Every day, we walk through different parts of our lives that require that we focus on specific aspects which in turn alters our behavior. Just waking up and stumbling toward the kitchen for coffee, there is no focus, nor is there a need for it. Pillow head, bad breath and bags under our eyes greet those that live with us, and that's normal. It's the way we are. At work, focus kicks in, and that requires a specific set of behaviors to maintain that focus and do the job. Thinking about facts and figures kicks in a certain formality in our personality. And that's normal.

Driving home from work, another focus is needed, and for some, the behaviors can turn into a raging maniac behind the wheel, or a total goof singing badly at the top of the volume scale. Stopping at the store is yet another focus, and another set of behaviors, mostly patience. At home is dinner with the family as focus and yet another set of behaviors as our role demands. And, that's normal.

Psychology calls all these different sets of behaviors personas. These personas are our way of navigating through our lives in the best way possible for us. The personas sit between your ego and the world and helps protect your ego by filtering though the stuff coming at you. You slide from one persona to the next seamlessly as your changing situations dictate. This is all normal.

So, when we sit down at our computer and begin to do what we do online, there is a focus and another set of behaviors that is our online persona.

Take a second and think about that. The majority of what we do online is write. I have always been comfortable writing and expressing my thoughts and ideas through writing. In person, I speak the way I write. Or, I write the way I speak. But, the act of writing gives me the focus I need to cleanly and clearly express the thoughts and ideas in my head. There are times when I don't speak so cleanly and clearly, believe me. I am who and what I am, whether I'm writing or talking. That's the way I choose to be. "Me" is my online persona.

Everyone's online persona is how they navigate and perceive it as a part of their lives.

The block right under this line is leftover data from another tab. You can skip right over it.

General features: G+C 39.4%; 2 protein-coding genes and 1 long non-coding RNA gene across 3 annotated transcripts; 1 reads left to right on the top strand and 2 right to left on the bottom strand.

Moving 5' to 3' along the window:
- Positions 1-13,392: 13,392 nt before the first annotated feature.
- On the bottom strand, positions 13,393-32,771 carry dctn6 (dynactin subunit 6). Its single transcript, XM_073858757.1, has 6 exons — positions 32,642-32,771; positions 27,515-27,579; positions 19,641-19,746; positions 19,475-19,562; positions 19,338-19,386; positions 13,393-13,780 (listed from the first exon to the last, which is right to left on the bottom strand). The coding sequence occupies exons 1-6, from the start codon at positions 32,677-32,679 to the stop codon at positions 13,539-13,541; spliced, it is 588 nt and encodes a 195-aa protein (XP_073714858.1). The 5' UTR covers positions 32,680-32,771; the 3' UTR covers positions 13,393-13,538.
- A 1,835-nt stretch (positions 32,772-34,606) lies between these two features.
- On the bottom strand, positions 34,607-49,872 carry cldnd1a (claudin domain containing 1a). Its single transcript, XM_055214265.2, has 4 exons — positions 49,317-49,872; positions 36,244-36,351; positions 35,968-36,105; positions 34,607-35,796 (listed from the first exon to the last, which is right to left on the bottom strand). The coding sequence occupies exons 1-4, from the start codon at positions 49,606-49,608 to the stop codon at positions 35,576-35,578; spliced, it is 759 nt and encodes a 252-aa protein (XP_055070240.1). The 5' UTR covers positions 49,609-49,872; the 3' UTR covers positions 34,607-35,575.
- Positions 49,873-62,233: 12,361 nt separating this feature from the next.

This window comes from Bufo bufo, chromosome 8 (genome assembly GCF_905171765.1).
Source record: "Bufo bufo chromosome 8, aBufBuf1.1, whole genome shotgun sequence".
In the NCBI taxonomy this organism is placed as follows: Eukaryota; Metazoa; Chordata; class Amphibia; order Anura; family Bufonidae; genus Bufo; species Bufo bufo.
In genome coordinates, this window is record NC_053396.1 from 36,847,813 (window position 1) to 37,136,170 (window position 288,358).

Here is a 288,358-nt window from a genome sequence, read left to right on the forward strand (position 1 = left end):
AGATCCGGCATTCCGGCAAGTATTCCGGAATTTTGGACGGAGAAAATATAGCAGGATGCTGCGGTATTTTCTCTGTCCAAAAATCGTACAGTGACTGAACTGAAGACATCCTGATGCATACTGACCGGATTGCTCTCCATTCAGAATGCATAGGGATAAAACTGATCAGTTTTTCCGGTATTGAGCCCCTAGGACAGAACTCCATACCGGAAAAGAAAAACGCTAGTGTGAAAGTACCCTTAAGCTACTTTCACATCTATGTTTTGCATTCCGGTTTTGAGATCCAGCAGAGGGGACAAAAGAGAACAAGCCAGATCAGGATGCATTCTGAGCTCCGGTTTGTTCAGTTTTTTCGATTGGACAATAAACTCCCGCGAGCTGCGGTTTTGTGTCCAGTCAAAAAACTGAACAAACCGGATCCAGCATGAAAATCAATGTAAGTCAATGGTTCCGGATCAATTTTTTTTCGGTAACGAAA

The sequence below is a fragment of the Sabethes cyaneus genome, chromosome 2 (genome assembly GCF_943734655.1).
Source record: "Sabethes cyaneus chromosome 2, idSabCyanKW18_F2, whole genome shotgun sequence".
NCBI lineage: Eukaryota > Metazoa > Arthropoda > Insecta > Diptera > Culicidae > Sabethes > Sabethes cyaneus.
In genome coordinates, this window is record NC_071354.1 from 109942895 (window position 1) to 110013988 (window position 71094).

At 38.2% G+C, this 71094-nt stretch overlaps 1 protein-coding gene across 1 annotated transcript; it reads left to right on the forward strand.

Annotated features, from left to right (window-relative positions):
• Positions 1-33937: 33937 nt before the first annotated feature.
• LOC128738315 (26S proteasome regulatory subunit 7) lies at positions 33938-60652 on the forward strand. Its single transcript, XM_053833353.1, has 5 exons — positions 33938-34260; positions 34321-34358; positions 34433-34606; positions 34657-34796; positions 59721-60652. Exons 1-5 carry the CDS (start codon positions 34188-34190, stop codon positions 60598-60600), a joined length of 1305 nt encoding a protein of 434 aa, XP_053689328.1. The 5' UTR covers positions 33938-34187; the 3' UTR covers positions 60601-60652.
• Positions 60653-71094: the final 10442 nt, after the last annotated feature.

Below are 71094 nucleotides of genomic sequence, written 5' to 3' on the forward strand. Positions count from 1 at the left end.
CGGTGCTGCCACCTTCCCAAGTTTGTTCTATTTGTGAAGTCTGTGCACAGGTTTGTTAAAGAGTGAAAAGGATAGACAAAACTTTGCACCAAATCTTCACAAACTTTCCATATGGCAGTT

It's your turn.

I've opened a can of worms here. I get the feeling that until we all come to terms with the Internet and it becomes something more than a crazy library or source of entertainment to us, it will continue to be something adamantly accepted or controversial in its purpose and value. We, as individuals, need to look within and clarify to ourselves and for ourselves, our online personas.

There's a whole lotta worms in that ol' can, and I've just scratched the surface here. What role does the Internet play in your life? What are some of your concerns?


  1. The internet is my outlet. I can be whatever I feel on my blog without fear of tarnishing my guys career or reputation.

    You see in public I have to be put together, polite, agreeable and cival to EVERYONE because I am a reflection on my well known "news guy". I have to be what people expect me to be... a trophy wife or a stepford wife- you know all perfect and pleasant all the time.

    Problem is I am just like everyone else and I like to be able to speak my mind or rant if I need it. I solved my problems by creating my little blog identity.

  2. It seems like a good solution for you, a safe place to be completely you. That's a good way to balance things out for yourself. That seemingly forced role of the wife of a celebrity is more exaggerated than what most endure. I tend to stay home a lot instead of having to put myself through public paces, and I don't even have 'celebrity' to worry about!